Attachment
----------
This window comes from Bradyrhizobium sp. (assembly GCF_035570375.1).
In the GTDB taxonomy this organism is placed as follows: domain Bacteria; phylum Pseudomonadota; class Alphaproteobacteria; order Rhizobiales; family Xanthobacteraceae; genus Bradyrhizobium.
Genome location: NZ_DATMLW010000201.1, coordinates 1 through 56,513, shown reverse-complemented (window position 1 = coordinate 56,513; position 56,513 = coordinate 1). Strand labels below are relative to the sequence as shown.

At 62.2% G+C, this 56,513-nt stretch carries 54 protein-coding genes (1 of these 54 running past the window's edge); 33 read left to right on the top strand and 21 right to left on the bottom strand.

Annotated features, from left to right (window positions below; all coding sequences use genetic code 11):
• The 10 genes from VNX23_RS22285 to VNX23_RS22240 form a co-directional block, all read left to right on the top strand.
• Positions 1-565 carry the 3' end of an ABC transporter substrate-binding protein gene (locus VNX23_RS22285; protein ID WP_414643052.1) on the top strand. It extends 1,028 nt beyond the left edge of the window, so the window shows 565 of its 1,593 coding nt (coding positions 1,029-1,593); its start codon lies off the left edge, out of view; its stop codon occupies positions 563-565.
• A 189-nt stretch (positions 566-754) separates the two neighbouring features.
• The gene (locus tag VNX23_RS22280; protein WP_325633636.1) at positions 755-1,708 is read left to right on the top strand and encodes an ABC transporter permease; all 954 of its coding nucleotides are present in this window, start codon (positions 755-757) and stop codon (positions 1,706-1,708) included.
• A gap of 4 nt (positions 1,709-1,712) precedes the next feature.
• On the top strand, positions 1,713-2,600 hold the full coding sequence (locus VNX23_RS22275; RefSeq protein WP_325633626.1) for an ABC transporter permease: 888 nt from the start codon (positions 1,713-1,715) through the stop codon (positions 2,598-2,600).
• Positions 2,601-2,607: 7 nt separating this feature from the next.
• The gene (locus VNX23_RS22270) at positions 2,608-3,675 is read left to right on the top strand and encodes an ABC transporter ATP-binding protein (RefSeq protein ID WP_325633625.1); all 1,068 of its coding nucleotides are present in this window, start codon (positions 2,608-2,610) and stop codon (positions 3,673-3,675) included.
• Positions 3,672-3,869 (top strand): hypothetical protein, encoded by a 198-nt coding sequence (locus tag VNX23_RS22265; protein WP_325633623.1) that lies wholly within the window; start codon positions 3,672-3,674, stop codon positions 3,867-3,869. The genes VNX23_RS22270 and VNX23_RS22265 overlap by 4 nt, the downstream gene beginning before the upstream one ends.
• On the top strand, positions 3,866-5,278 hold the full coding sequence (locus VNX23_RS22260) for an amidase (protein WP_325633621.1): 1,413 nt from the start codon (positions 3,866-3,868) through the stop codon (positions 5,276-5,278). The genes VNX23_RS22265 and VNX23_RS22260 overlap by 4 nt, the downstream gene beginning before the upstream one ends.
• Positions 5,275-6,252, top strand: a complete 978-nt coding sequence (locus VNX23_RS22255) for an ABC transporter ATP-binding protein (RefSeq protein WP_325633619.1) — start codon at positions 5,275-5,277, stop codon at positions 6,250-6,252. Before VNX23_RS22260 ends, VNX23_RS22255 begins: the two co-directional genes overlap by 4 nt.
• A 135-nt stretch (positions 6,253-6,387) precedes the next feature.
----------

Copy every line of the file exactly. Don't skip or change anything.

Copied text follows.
This window comes from Bradyrhizobium sp. (assembly GCF_035570375.1).
In the GTDB taxonomy this organism is placed as follows: domain Bacteria; phylum Pseudomonadota; class Alphaproteobacteria; order Rhizobiales; family Xanthobacteraceae; genus Bradyrhizobium.
Genome location: NZ_DATMLW010000201.1, coordinates 1 through 56,513, shown reverse-complemented (window position 1 = coordinate 56,513; position 56,513 = coordinate 1). Strand labels below are relative to the sequence as shown.

At 62.2% G+C, this 56,513-nt stretch carries 54 protein-coding genes (1 of these 54 running past the window's edge); 33 read left to right on the top strand and 21 right to left on the bottom strand.

Annotated features, from left to right (window positions below; all coding sequences use genetic code 11):
• The 10 genes from VNX23_RS22285 to VNX23_RS22240 form a co-directional block, all read left to right on the top strand.
• Positions 1-565 carry the 3' end of an ABC transporter substrate-binding protein gene (locus VNX23_RS22285; protein ID WP_414643052.1) on the top strand. It extends 1,028 nt beyond the left edge of the window, so the window shows 565 of its 1,593 coding nt (coding positions 1,029-1,593); its start codon lies off the left edge, out of view; its stop codon occupies positions 563-565.
• A 189-nt stretch (positions 566-754) separates the two neighbouring features.
• The gene (locus tag VNX23_RS22280; protein WP_325633636.1) at positions 755-1,708 is read left to right on the top strand and encodes an ABC transporter permease; all 954 of its coding nucleotides are present in this window, start codon (positions 755-757) and stop codon (positions 1,706-1,708) included.
• A gap of 4 nt (positions 1,709-1,712) precedes the next feature.
• On the top strand, positions 1,713-2,600 hold the full coding sequence (locus VNX23_RS22275; RefSeq protein WP_325633626.1) for an ABC transporter permease: 888 nt from the start codon (positions 1,713-1,715) through the stop codon (positions 2,598-2,600).
• Positions 2,601-2,607: 7 nt separating this feature from the next.
• The gene (locus VNX23_RS22270) at positions 2,608-3,675 is read left to right on the top strand and encodes an ABC transporter ATP-binding protein (RefSeq protein ID WP_325633625.1); all 1,068 of its coding nucleotides are present in this window, start codon (positions 2,608-2,610) and stop codon (positions 3,673-3,675) included.
• Positions 3,672-3,869 (top strand): hypothetical protein, encoded by a 198-nt coding sequence (locus tag VNX23_RS22265; protein WP_325633623.1) that lies wholly within the window; start codon positions 3,672-3,674, stop codon positions 3,867-3,869. The genes VNX23_RS22270 and VNX23_RS22265 overlap by 4 nt, the downstream gene beginning before the upstream one ends.
• On the top strand, positions 3,866-5,278 hold the full coding sequence (locus VNX23_RS22260) for an amidase (protein WP_325633621.1): 1,413 nt from the start codon (positions 3,866-3,868) through the stop codon (positions 5,276-5,278). The genes VNX23_RS22265 and VNX23_RS22260 overlap by 4 nt, the downstream gene beginning before the upstream one ends.
• Positions 5,275-6,252, top strand: a complete 978-nt coding sequence (locus VNX23_RS22255) for an ABC transporter ATP-binding protein (RefSeq protein WP_325633619.1) — start codon at positions 5,275-5,277, stop codon at positions 6,250-6,252. Before VNX23_RS22260 ends, VNX23_RS22255 begins: the two co-directional genes overlap by 4 nt.
• A 135-nt stretch (positions 6,253-6,387) precedes the next feature.